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How to celebrate Earth Day under lockdown

Do your part to mark the 50th anniversary of Earth Day on 22 April 2020, with these tips to tackle climate change while working from home.

Last updated: 28 Apr 2020 6 min read

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With the coronavirus crisis raging across the world, keeping whole economies on standby and billions of people under lockdown, it may seem like there’s little worth celebrating at the moment. However, a more uplifting outcome of the pandemic has been the positive impact that coronavirus appears to have had on the environment. As factory closures and travel bans have brought about reduced levels of emissions worldwide, reports continue to emerge of wildlife returning to areas previously overrun with people, and ecosystems beginning to recover from the effects of human overconsumption.

In Venice, for example, images of swans gliding through the city’s undisturbed, crystal canals have been widely shared and hailed as evidence that nature just “hit the reset button”. China, meanwhile, is experiencing clear blue skies again in areas where the polluted air usually makes it difficult to breathe. Some experts are even suggesting that more lives may have been saved in China as a result of reduced pollution than the country’s total death toll from coronavirus.

However, it is important to note these positive environmental changes will be temporary unless we continue to tackle climate change throughout the current crisis and beyond. In the UK, as in most other countries, coronavirus has shifted the focus of public debate away from the ongoing climate challenge. But in such uncertain times, and with so many aspects of our ‘normal’ lives temporarily curtailed, we need to carry on recognising the ways in which we can make a positive impact on the world.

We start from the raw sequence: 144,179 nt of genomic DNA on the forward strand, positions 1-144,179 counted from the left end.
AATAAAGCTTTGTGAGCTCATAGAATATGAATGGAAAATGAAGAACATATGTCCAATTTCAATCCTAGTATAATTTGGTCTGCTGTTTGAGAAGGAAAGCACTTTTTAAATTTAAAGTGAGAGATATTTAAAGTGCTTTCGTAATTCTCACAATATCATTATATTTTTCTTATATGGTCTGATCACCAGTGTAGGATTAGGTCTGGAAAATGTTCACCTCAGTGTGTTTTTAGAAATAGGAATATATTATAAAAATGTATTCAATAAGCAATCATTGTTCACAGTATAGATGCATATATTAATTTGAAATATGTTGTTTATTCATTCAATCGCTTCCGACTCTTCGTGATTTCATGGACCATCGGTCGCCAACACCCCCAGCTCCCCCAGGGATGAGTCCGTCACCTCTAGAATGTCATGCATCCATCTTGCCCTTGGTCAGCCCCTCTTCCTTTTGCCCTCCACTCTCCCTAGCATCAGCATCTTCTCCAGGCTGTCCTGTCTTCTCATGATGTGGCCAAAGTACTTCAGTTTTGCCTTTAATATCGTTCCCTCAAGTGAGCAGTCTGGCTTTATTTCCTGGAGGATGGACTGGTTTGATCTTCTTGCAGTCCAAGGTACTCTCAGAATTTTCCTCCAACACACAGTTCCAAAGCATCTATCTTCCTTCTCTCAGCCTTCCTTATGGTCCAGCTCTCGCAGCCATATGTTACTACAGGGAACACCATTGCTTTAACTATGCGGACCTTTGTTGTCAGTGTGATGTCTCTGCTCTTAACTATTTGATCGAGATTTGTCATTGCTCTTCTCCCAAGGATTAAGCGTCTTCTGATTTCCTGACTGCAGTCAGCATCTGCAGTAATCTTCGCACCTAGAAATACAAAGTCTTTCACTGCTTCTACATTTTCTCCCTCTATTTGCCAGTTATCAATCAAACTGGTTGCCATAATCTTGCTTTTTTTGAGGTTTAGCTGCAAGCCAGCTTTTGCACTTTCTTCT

So, in support of global environmental protection and to mark Earth Day on 22 April, here are some top tips for how businesses can help to protect the environment while their customers and staff are working from home:

Go green with your workstation

While working from home, there are a number of things you can do to lower the environmental impact of your set-up. Go paperless where possible, but if you can’t, then switch to using recycled paper in your home office. Replace any broken or out-of-date devices with ones that have been certified by the Electronic Product Environmental Assessment Tool (EPEAT), which means they’ll be made from less hazardous materials, or be even more environmentally friendly and buy used or refurbished devices. It’s important to unplug all your electronics, including your computer, when they aren’t being used, rather than just turning them off. This is because electronic devices can carry on sucking so-called ‘vampire power’ from energy sources even after you’ve hit the off switch.

It’s important to unplug all your electronics, including your computer, when they aren’t being used, rather than just turning them off

Reduce, reuse, recycle